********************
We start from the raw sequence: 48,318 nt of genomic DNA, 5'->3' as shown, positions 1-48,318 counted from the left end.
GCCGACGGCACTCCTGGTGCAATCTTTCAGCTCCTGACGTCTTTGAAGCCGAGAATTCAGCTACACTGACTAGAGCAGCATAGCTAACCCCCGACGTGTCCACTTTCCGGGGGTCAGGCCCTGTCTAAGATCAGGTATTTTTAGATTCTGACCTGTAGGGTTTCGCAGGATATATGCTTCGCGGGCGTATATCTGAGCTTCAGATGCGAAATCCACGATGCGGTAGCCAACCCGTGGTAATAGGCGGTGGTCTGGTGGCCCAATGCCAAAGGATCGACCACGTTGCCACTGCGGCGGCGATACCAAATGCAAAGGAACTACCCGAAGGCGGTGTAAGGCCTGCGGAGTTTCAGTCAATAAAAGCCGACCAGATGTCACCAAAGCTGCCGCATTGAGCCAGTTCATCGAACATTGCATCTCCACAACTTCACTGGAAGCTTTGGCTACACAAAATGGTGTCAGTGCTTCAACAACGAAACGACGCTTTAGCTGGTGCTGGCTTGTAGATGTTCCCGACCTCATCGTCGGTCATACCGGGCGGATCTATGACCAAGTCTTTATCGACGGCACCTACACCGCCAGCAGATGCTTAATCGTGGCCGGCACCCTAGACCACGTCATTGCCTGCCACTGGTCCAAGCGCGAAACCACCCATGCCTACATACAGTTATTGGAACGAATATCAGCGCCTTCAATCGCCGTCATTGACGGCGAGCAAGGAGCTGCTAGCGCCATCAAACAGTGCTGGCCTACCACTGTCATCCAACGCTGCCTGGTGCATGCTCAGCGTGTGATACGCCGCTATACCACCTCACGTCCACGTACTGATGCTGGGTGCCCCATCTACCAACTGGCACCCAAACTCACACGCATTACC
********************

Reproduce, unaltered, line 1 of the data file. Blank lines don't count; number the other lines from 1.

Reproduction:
We start from the raw sequence: 48,318 nt of genomic DNA, 5'->3' as shown, positions 1-48,318 counted from the left end.